I just got back from a fabulous three days of learning at the Australasian Evaluation Society conference in Canberra. I tweeted my little heart out and before I rest my weary fingers, I thought I would jot down some of my top of mind reflections from the conference.
I think there’s a sense that we are living in dark times. Trump, Duterte, the global treatment of refugees received attention from more than one of our keynote speakers. We were sitting in the capital, while in Melbourne, the Federal Government argued for the right to hold a postal vote on the rights of a section of our population.
Evaluation has long posited itself as a public good, a means of overcoming authoritarian, arbitrary decision-making. But Sandra Mathison’s opening plenary challenged us to question our assumptions.
“If we talk about evaluation making the world better, we have to own that claim.” Sandra Mathison
She was highly pessimistic in her judgement, but in the path she laid forward I saw hope. She argued strongly for the empowerment of the powerless through evaluation, and if there was one theme I saw more strongly than anything else in this conference, it was a renewed excitement in the democratisation of evaluation.
Co-design has become a buzzword in recent years. I do a lot of work in the mental health sector, especially in youth mental health, where a lot of great work is happening to include the beneficiaries of evaluation in the design and delivery of the approach, not just as research ‘subjects’. I’ve always been a fan of models of evaluation and policy design that I think are co-designed and participatory. They overlap with my core values of rights, democracy and empowerment.
But I think there’s a huge risk with these approaches in a policy environment that tends to authoritarianism. Tokenistic co-design flourishes here. As Yvette Clarke put it “empowerment is an outcome, not just a process.” I think there is a risk that we have viewed participatory evaluation approaches as a means to an end, not a democratising evaluation process in and of itself.
“We think evaluation is about the return we get from evidence; that’s not enough. We can do far more with evaluation.” Dugan Fraser
So the call to arms at the conference couldn’t have come at a better time, and I was heartened to see that the rally cry came from across the evaluation spectrum – commissioners, consultants, academics. We all want to be doing this work.
I chaired a session on LGBTI inclusion in evaluation by Jeffery Adams, and the discussions that ensued were some of my favourite of the conference. We can’t assume that we as evaluators know what is best for people or even how they identify. Just as visibility through evaluation findings leads to action, invisibility leads to inaction. It’s important to allow people to find their own voice to ensure they are seen and heard, but also so they are seen, heard and interpreted as they want to be.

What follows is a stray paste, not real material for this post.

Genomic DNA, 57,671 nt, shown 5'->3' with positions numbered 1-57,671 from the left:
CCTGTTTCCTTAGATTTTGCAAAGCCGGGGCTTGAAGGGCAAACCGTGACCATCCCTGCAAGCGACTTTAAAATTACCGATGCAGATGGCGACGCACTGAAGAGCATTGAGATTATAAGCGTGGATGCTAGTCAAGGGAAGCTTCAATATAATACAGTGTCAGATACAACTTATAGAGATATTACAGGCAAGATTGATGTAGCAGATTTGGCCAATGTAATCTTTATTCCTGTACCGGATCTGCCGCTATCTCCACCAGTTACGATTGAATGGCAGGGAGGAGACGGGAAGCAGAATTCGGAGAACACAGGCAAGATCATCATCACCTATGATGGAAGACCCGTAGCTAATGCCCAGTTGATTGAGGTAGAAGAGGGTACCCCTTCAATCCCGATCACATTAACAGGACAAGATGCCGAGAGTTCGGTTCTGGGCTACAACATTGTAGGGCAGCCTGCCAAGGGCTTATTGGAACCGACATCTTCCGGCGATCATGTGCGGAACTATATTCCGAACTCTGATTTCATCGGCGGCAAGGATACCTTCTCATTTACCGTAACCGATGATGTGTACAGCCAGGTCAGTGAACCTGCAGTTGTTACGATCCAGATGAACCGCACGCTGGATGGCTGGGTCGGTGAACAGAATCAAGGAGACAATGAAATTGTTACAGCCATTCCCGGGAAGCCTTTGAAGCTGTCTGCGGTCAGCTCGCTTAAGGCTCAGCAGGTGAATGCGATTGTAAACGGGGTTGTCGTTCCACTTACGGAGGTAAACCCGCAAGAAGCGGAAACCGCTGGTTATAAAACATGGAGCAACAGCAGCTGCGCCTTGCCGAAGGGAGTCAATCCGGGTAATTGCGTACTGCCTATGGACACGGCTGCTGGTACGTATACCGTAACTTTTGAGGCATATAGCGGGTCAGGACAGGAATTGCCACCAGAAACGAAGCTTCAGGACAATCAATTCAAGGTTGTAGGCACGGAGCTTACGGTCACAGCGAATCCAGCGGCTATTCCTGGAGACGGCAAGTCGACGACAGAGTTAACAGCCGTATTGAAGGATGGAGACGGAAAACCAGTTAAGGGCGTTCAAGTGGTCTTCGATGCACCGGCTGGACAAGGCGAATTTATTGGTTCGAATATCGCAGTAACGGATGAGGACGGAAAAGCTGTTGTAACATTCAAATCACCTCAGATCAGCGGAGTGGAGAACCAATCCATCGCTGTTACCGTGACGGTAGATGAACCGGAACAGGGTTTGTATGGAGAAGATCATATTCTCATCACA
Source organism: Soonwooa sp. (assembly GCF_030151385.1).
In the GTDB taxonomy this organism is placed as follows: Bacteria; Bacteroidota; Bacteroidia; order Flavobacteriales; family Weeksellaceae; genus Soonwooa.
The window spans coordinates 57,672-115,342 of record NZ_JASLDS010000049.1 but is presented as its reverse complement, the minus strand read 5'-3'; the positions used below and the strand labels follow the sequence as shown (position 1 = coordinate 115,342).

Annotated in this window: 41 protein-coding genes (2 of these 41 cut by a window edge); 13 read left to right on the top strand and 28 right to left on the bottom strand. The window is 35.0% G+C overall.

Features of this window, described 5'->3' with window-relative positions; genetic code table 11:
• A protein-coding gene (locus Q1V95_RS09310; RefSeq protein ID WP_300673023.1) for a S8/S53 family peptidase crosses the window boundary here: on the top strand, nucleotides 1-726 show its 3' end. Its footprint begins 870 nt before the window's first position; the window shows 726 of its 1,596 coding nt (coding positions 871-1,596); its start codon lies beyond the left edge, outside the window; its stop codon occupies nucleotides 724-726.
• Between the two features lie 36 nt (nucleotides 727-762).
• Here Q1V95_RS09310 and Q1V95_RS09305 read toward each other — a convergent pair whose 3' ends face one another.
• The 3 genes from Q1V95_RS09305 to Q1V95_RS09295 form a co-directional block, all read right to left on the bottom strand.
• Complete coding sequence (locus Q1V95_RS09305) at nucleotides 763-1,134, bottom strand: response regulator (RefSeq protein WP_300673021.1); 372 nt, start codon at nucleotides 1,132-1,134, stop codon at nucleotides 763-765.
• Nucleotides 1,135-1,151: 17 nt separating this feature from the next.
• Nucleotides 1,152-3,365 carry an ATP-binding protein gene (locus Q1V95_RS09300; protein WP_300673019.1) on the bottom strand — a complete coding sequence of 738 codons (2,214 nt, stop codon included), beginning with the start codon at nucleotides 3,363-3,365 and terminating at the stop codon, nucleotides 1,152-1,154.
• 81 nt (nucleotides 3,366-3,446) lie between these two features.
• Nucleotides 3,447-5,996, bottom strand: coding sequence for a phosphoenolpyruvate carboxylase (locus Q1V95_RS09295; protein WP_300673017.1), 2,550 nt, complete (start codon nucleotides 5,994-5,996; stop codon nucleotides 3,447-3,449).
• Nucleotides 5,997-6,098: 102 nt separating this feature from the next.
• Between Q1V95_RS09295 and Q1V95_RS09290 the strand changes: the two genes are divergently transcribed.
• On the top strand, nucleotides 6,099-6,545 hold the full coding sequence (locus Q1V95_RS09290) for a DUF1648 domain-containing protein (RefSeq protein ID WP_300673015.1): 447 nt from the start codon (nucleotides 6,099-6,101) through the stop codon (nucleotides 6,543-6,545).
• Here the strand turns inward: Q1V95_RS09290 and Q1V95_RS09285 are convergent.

Understanding identity is inherently tied to the discourse of power and control, as Sandra Mathison, Dugan Fraser and Richard Weston emphasised in their keynotes. Richard Weston put this perfectly when he said that government needs to shift from being the ‘fixers’ to the ‘enablers’ of community needs.
“Governments don’t own the stories of Aboriginal people.” Bronwyn Rossingh
I think this will take more than the traditional top-down evaluation and partnership approaches that much have been to date. I still haven’t quite worked out how we get commissioners, evaluators and ethics committees comfortable with acknowledging the value of Indigenous knowledge systems and ways of evaluating – answers on a postcard please – but supporting communities and Indigenous evaluators to take the lead can only be the start.
As non-Indigenous evaluators working with Indigenous communities to design, implement and evaluate, we have to be explicit in the promises we make to stakeholders through the co-design process and the expectations we establish, as Matt Healy outlined. One of the ways to do this by asking a series of facilitated questions with your stakeholders at the outset to understand what everyone’s values are, what they aim to achieve through the intervention and how they would define success. These are some of the issues Caroline Tomiczek and I discussed in our presentation today.
I’m an evaluator, but, as a person with a lived experience of mental ill-health, I am also a beneficiary of programs who, at times, has been at risk of losing her voice. I think this was what made the conference so exciting for me. Governments all over the world might be falling apart, evaluators might get caught up too much in their discipline sometimes, but ultimately, the kinds of evaluations the sector wants to be doing, are the kinds of evaluations, I want to be doing, as both an evaluator and a beneficiary, and that gives me hope.